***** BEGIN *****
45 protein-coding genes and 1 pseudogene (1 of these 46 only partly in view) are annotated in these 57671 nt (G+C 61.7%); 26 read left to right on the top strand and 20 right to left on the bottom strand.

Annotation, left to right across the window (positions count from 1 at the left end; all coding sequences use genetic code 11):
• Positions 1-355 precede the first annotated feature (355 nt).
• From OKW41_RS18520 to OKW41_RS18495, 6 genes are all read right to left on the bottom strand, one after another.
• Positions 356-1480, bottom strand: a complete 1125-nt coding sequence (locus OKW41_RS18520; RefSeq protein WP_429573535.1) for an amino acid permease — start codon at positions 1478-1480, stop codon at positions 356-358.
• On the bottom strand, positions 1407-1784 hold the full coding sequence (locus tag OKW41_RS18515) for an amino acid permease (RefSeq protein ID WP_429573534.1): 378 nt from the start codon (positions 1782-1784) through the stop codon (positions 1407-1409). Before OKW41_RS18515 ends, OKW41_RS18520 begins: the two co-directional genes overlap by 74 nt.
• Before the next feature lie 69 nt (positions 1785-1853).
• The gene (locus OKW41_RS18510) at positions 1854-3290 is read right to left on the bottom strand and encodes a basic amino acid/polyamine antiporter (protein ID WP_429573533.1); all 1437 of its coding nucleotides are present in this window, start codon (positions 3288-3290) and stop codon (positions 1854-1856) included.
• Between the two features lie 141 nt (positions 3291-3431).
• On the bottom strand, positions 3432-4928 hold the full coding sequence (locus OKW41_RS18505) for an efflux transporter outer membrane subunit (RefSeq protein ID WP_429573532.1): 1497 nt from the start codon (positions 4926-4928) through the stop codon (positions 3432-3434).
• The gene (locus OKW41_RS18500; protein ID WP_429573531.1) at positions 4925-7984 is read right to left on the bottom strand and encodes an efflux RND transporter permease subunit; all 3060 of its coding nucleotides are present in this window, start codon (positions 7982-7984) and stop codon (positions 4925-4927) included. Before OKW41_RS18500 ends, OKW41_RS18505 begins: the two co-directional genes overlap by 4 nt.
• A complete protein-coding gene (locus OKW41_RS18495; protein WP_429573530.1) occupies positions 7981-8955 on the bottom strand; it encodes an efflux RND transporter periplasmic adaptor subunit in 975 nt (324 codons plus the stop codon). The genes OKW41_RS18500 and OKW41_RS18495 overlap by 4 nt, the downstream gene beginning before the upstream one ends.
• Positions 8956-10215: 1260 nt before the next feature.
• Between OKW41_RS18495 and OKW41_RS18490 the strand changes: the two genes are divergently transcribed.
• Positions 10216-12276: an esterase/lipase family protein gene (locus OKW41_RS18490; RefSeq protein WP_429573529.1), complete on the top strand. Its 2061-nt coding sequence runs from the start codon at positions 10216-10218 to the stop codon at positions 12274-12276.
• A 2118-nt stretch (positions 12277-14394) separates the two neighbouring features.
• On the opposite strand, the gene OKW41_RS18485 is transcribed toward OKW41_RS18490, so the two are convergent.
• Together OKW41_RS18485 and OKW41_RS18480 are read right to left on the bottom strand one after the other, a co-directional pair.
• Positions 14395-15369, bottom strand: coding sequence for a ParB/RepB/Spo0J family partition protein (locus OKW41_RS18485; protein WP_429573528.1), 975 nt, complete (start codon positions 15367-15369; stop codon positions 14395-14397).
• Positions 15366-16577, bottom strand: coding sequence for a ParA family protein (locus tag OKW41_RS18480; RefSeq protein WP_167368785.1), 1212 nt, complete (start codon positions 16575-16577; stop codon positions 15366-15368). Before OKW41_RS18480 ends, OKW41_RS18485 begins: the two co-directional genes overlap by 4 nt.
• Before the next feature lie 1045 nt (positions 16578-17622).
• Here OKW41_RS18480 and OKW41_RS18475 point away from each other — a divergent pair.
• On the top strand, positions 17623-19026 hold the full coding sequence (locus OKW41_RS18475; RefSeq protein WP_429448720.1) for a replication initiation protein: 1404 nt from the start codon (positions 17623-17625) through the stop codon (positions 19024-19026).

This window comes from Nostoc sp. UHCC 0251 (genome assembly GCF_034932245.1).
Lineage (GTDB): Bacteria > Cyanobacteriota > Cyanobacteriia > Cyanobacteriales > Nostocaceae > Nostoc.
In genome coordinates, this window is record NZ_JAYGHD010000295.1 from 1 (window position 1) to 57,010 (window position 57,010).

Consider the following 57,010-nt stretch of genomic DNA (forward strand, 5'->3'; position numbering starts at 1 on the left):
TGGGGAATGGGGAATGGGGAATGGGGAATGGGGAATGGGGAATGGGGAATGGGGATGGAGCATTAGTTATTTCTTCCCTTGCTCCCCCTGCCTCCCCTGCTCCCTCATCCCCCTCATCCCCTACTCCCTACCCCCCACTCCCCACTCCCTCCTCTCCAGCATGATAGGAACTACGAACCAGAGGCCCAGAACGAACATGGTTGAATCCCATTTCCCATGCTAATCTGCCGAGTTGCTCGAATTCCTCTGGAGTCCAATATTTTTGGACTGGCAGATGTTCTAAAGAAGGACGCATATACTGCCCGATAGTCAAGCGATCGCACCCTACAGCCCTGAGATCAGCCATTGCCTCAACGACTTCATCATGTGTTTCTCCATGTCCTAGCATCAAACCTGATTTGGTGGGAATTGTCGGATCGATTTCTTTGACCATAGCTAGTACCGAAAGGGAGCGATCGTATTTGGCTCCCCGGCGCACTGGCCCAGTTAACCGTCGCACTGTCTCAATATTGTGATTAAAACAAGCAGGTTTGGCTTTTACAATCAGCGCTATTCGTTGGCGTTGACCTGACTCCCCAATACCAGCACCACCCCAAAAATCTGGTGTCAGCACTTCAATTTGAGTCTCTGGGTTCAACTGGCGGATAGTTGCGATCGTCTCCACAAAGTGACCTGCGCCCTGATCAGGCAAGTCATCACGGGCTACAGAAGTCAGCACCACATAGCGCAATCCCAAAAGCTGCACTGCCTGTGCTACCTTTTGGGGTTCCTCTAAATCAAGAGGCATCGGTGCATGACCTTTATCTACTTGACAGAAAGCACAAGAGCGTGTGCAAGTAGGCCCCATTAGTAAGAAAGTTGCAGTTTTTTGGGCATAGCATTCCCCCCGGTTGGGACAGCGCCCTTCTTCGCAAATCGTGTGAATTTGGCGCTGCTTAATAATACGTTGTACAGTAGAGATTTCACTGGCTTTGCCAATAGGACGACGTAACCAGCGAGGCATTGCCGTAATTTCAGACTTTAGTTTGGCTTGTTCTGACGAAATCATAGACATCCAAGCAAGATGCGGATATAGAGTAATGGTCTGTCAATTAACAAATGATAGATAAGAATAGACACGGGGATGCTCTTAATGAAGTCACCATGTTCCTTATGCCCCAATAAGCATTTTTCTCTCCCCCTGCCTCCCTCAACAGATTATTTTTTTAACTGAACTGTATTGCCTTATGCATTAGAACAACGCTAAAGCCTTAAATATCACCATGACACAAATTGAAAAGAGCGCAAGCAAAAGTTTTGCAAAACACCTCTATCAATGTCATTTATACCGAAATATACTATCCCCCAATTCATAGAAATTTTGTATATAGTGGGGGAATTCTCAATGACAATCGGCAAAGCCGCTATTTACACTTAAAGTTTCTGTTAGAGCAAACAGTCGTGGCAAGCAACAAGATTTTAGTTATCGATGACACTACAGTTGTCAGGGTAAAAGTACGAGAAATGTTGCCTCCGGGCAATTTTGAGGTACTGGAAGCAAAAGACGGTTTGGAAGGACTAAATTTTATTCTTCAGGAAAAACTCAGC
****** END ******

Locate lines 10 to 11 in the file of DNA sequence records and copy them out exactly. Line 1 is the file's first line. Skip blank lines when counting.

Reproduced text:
• On the bottom strand, positions 3432-4928 hold the full coding sequence (locus OKW41_RS18505) for an efflux transporter outer membrane subunit (RefSeq protein ID WP_429573532.1): 1497 nt from the start codon (positions 4926-4928) through the stop codon (positions 3432-3434).
• The gene (locus OKW41_RS18500; protein ID WP_429573531.1) at positions 4925-7984 is read right to left on the bottom strand and encodes an efflux RND transporter permease subunit; all 3060 of its coding nucleotides are present in this window, start codon (positions 7982-7984) and stop codon (positions 4925-4927) included. Before OKW41_RS18500 ends, OKW41_RS18505 begins: the two co-directional genes overlap by 4 nt.